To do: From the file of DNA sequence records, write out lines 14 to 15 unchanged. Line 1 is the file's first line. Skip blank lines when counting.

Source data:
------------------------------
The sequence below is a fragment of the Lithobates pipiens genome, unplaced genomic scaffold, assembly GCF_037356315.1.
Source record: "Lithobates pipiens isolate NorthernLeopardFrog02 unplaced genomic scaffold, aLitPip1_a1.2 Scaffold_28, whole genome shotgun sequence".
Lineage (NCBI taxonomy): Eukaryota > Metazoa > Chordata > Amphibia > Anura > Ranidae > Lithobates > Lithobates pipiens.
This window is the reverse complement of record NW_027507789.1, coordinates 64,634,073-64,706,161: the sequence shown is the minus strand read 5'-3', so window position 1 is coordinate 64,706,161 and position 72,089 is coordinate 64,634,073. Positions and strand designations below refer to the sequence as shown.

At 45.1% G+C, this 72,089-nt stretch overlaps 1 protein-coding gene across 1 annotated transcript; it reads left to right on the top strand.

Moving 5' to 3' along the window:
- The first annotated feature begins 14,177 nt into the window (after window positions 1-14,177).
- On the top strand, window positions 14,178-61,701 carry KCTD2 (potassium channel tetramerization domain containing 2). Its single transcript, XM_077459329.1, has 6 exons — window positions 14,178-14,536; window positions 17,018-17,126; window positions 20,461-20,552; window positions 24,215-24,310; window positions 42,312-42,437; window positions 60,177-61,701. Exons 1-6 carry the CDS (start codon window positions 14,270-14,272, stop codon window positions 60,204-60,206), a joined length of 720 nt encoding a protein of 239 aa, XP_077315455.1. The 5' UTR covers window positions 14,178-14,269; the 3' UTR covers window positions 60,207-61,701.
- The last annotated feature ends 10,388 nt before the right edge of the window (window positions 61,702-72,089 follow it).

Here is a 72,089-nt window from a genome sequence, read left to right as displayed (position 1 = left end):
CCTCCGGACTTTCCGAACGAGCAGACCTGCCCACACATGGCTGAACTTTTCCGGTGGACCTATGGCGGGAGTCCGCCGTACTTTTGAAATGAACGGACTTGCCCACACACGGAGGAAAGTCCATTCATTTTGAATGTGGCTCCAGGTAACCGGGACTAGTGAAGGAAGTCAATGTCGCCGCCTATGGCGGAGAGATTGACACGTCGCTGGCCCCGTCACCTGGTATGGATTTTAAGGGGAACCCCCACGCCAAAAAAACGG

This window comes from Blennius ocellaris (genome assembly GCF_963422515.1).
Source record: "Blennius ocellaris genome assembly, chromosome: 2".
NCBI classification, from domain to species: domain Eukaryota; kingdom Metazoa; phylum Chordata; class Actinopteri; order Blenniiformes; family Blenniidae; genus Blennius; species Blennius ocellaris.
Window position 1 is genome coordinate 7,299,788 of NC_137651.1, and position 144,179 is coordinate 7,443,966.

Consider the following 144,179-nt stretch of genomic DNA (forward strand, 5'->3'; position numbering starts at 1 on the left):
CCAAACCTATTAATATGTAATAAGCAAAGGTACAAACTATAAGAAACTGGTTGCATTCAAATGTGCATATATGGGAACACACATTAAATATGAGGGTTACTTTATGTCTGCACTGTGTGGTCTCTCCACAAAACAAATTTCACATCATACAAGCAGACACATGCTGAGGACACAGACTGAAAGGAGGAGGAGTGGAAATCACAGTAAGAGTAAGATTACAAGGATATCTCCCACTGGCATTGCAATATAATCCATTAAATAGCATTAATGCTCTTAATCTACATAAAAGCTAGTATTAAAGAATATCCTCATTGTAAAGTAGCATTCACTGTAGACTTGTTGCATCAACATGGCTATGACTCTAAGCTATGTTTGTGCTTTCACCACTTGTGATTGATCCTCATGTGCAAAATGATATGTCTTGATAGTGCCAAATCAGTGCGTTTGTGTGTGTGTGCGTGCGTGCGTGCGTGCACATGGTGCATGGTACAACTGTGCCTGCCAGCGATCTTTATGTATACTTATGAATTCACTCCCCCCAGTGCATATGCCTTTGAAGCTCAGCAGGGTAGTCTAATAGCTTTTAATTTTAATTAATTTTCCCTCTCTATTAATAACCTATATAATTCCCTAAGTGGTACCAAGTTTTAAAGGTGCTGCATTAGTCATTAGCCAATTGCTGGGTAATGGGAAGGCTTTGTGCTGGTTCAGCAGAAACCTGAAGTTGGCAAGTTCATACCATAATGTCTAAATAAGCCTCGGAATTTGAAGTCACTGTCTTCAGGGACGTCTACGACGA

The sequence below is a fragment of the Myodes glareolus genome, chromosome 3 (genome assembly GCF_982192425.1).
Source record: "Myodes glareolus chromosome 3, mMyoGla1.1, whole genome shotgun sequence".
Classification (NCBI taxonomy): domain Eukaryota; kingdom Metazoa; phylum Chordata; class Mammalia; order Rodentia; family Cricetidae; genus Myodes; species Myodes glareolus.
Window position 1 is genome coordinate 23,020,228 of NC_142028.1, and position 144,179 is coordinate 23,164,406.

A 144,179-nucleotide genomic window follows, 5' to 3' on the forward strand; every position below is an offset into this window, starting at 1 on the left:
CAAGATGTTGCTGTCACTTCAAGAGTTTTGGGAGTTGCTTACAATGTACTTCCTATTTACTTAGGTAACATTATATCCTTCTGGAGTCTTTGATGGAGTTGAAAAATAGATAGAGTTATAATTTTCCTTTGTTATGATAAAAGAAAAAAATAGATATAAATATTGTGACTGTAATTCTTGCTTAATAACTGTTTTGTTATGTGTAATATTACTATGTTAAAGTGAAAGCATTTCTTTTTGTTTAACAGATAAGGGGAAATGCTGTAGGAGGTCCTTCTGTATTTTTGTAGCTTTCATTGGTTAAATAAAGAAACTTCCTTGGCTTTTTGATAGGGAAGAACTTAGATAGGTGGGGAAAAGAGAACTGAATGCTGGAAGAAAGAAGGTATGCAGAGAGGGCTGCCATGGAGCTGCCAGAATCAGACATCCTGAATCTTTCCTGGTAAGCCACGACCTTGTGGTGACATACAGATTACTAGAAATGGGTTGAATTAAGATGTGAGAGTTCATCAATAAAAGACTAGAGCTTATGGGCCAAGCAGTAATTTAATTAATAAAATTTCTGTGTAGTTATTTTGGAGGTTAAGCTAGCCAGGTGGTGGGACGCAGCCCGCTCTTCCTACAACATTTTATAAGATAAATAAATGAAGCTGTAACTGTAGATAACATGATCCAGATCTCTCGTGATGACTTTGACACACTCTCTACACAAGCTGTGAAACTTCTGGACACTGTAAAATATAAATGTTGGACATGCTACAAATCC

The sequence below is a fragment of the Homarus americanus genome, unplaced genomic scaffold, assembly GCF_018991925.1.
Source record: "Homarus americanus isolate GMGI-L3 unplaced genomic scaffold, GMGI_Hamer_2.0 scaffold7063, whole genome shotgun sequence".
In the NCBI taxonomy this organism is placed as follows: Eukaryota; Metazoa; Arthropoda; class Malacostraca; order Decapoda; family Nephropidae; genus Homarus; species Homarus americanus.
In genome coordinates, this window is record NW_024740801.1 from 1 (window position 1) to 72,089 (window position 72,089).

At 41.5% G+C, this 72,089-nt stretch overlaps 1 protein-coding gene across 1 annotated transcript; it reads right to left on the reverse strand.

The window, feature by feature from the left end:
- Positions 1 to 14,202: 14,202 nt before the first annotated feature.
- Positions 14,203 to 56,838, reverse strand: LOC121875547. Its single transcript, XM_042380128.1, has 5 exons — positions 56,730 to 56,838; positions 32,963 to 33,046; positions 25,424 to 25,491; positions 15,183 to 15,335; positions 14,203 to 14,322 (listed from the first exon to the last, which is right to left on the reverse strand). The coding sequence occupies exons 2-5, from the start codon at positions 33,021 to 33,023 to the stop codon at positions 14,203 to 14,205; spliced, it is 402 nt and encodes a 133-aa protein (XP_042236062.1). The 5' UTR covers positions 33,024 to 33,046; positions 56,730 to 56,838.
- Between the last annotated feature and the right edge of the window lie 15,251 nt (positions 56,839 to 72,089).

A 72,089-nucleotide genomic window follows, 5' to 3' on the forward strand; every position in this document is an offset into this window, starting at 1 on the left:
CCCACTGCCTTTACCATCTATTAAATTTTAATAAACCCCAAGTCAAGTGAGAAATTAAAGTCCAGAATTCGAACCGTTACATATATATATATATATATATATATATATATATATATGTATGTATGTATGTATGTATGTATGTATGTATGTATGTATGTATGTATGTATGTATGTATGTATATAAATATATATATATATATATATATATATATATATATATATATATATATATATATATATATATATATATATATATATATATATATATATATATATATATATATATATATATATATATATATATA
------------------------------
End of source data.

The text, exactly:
NCBI classification, from domain to species: domain Eukaryota; kingdom Metazoa; phylum Chordata; class Actinopteri; order Blenniiformes; family Blenniidae; genus Blennius; species Blennius ocellaris.
Window position 1 is genome coordinate 7,299,788 of NC_137651.1, and position 144,179 is coordinate 7,443,966.